Estimates of al-Shabaab’s armed strength range from a low of 3,000 to a high of 7,000 although it can mobilize large numbers of fighters on short notice. Most of these fighters are Somalis who never left Somalia. Counting-or even defining-foreign fighters is an inexact science, although there is general agreement on the nature and magnitude of the foreign involvement. There are three kinds of “foreign” fighters: Somalis who were born across the borders in neighboring countries, especially Kenya, and have the nationality of those countries; Somalis who were born in Somalia or whose parents were born in Somalia but have grown up in the diaspora and now carry foreign passports; and foreigners who have no Somali ethnic connection. Most of the non-Somalis come from the Swahili coast of Kenya and Tanzania, Pakistan, Bangladesh, India, Afghanistan, Yemen, Sudan, Uganda and Saudi Arabia. It is important to distinguish among these groups as some estimates of foreigners apply only to the last and smallest category. The number of persons who have joined al-Shabaab and have no Somali ethnic links is probably between 200 and 300. A larger number of ethnic Somalis, perhaps as many as 1,000, from the diaspora and neighboring countries have also joined al-Shabaab.[10]

The Afghan-trained Somalis and the foreign veterans from Afghanistan and Iraq play an important role as al-Shabaab field commanders because of their military experience. They brought specialized skills with them to Somalia and often lead the training and indoctrination of al-Shabaab recruits. They teach the techniques of suicide attacks, remote-controlled roadside bombings, kidnappings and assassinations of TFG officials, journalists, humanitarian workers and civil society workers. The foreigners are the principal link to al Qaeda and by most accounts are exerting growing influence on the organization. The foreign element of al-Shabaab is not only behind the planning of suicide bombings, but it has provided several of the suicide bombers including at least two from the Somali diaspora in the United States.[11]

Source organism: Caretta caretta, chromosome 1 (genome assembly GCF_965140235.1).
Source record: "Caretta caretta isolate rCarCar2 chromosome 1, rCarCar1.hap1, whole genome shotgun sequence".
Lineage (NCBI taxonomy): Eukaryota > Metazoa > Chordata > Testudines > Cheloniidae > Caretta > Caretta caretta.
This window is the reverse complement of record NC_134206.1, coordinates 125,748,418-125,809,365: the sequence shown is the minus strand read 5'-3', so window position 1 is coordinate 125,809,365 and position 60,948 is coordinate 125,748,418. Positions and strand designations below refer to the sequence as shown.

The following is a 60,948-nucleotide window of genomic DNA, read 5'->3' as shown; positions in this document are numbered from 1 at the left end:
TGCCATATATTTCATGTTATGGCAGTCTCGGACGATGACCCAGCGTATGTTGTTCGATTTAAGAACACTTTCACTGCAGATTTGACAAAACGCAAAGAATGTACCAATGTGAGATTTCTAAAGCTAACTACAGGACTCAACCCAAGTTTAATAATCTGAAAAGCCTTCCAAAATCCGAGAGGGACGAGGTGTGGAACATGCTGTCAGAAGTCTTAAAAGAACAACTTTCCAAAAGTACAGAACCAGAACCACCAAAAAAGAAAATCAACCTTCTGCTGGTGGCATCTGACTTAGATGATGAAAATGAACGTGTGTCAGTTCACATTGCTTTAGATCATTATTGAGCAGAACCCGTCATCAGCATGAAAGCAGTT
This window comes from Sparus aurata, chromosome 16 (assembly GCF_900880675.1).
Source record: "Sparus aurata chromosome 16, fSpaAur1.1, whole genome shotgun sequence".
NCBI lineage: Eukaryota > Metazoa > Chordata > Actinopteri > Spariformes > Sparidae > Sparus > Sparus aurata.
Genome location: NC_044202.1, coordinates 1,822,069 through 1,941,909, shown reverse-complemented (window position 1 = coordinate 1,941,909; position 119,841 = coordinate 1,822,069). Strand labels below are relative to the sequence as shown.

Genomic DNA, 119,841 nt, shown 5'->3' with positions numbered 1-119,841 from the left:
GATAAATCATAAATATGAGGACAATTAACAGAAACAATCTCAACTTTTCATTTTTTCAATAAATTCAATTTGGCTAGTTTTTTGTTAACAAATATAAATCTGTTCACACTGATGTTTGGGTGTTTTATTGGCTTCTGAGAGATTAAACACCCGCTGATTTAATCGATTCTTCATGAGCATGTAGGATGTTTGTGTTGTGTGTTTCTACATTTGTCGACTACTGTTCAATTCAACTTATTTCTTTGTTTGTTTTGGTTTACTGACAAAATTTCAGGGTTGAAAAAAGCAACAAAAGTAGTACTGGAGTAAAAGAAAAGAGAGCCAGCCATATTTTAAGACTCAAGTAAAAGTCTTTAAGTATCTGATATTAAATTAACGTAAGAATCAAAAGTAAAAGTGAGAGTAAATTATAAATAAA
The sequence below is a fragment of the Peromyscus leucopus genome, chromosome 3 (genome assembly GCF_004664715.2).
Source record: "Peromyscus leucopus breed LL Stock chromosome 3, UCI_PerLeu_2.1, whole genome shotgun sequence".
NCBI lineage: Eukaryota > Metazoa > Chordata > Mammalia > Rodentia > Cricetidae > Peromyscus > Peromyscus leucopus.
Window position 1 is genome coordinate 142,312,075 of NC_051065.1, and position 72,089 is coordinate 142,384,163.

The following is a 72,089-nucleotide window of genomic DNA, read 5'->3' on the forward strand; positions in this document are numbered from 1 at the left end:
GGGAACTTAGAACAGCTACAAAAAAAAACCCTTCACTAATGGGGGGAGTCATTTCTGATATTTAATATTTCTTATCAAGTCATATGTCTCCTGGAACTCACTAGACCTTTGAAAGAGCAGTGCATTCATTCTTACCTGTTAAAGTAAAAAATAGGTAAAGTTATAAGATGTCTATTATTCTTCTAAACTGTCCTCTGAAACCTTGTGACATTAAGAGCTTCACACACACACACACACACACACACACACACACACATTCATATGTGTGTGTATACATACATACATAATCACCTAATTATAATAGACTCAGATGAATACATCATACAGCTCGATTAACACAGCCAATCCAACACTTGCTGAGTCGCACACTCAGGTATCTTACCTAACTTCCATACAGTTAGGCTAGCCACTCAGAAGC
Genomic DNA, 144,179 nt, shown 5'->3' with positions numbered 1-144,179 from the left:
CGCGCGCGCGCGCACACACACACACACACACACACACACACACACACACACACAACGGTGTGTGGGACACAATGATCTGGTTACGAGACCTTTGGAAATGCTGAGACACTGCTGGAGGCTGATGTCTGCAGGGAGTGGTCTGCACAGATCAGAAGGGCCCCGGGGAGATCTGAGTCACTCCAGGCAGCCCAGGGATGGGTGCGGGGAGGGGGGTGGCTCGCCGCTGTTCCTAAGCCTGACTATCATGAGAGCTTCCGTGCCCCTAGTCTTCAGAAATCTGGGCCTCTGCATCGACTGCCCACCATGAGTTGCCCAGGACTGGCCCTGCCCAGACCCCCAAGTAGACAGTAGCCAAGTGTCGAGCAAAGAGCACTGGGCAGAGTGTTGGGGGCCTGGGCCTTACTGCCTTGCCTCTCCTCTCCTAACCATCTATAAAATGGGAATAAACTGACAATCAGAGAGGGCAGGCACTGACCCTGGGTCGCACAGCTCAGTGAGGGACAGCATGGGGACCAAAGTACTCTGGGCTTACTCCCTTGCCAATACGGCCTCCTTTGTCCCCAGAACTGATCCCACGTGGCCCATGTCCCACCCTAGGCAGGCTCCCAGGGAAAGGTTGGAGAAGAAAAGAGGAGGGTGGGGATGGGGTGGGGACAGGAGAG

Foreigners have assisted and died in other attempts to increase the lethality of al-Shabaab attacks. Four Ugandans admitted involvement in the three bomb blasts that killed 79 persons, mostly Ugandans, in Kampala in July 2010. Two of the four had previous ties to al-Shabaab while the other two were apparently recruited in Kampala. One of the four confessed that he escorted a Kenyan suicide bomber to the location of one of the attacks.[12] In an apparent premature car bomb explosion, the TFG reported that at least ten insurgents died in August 2010 at a house in Mogadishu used by al-Shabaab. The TFG said the dead included three Pakistanis, two Indians, one Afghan and an Algerian. In September 2010, a Somali-American died on the streets of Mogadishu following a battle with pro-government forces. An estimated 12 U.S. citizens have been killed fighting alongside al-Shabaab in Somalia.[13]